Federer fires an ace. Deep into the ninth game of a third five-set match in eight days, the 35 year old Federer has his second championship point.
The Rolex clock over his right shoulder now displays the time on court as 3:37. Federer hits his serve down the middle again, but this time the return comes back much shorter.
From the middle of the court, just beyond the service line, he rips one last forehand. The Rod Laver Arena crowd erupts, but only for a moment.
On the other side of the net is Rafael Nadal, and the man that has stood in Federer's way for the better part of the last 13 years, provides one last moment of resistance.
Federer's 18th Grand Slam title will be decided by replay, a system he initially detested, but has used favorably later in his career.
The celebration will have to wait just a little bit longer.
IMPOSSIBLE DREAM FINAL
It was an overcast October day for the opening of the Rafa Nadal Academy, the tennis school Nadal founded on his home island of Mallorca.
The special guest that day was Roger Federer, the man Nadal had faced 34 times on tennis courts around the globe, winning 23 of them including six of eight meetings in major finals.
Remarkably, despite their fierce rivalry the two remain close friends as evidenced by Federer's appearance in Manacor that day. Instead of trading forehands, the two best players in tennis history lobbed jokes at one another.
Federer's knee and a wrist injury to Nadal prevented either from competing for most of the second half of the 2016 season and forced them to cancel the exhibition they had planned for that day. The two managed to get on a court only briefly for a game of mini-tennis with the academy's youngsters.
No one that day, not even Roger or Rafa, could've imagined when their next meeting would come. Perhaps with a little hopeful enthusiasm, Nadal presented Federer with a poster commemorating some of the great matches of their past and the following note:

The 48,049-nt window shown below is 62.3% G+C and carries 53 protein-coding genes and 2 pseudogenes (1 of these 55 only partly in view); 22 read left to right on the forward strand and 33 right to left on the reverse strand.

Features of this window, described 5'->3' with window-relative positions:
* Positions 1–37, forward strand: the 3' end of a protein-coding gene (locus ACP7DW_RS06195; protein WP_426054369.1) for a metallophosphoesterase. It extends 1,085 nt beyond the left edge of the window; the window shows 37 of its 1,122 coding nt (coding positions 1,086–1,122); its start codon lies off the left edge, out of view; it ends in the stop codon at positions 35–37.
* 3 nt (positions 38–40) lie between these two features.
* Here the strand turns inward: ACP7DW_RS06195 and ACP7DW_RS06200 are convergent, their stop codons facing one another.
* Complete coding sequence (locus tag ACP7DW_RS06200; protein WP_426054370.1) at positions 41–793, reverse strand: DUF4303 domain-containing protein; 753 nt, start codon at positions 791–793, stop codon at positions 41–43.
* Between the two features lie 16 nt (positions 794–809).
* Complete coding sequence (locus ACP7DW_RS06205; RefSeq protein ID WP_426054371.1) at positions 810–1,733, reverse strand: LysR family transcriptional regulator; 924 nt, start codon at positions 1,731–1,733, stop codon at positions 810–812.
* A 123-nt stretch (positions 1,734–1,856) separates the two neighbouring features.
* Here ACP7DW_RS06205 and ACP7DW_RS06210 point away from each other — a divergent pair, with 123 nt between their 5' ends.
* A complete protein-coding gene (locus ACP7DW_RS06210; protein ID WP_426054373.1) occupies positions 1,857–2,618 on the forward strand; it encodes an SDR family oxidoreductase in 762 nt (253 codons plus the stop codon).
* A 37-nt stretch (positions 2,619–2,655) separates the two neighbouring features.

Dear Roger, thank you very much for your support at the official opening of my academy. Today is an unforgettable day for me, my family and my team. You cannot imagine how special it is to have you here with us. Roger, this reflects all the moments we had on the court. Looking back at them I see all the great memories we shared in our careers… To be continued…
To be continued, indeed.
With Murray and Djokovic already out, people began to talk about the possibility of Federer/Nadal final the moment they reached the second week of the tournament. The whispers crescendoed to a roar by the time Federer beat Wawrinka, and when Nadal outlasted rising star Grigor Dimitrov in a five-set semifinal of his own, the impossible dream final was complete.
The argument will go on and on about which one of these legends is the "greatest of all-time". Federer topped the record books with 88 titles, including 17 Grand Slams, and has spent a whopping 302 weeks ranked no. 1. But Nadal owns the sizable head-to-head advantage, has won more Masters series events and has 14 Grand Slam titles himself, tied with Pete Sampras for second most all-time.
This was matching the two best players in tennis history for the first time in almost two years, and the first time in a slam final since the 2011 French Open. It was a reason to celebrate.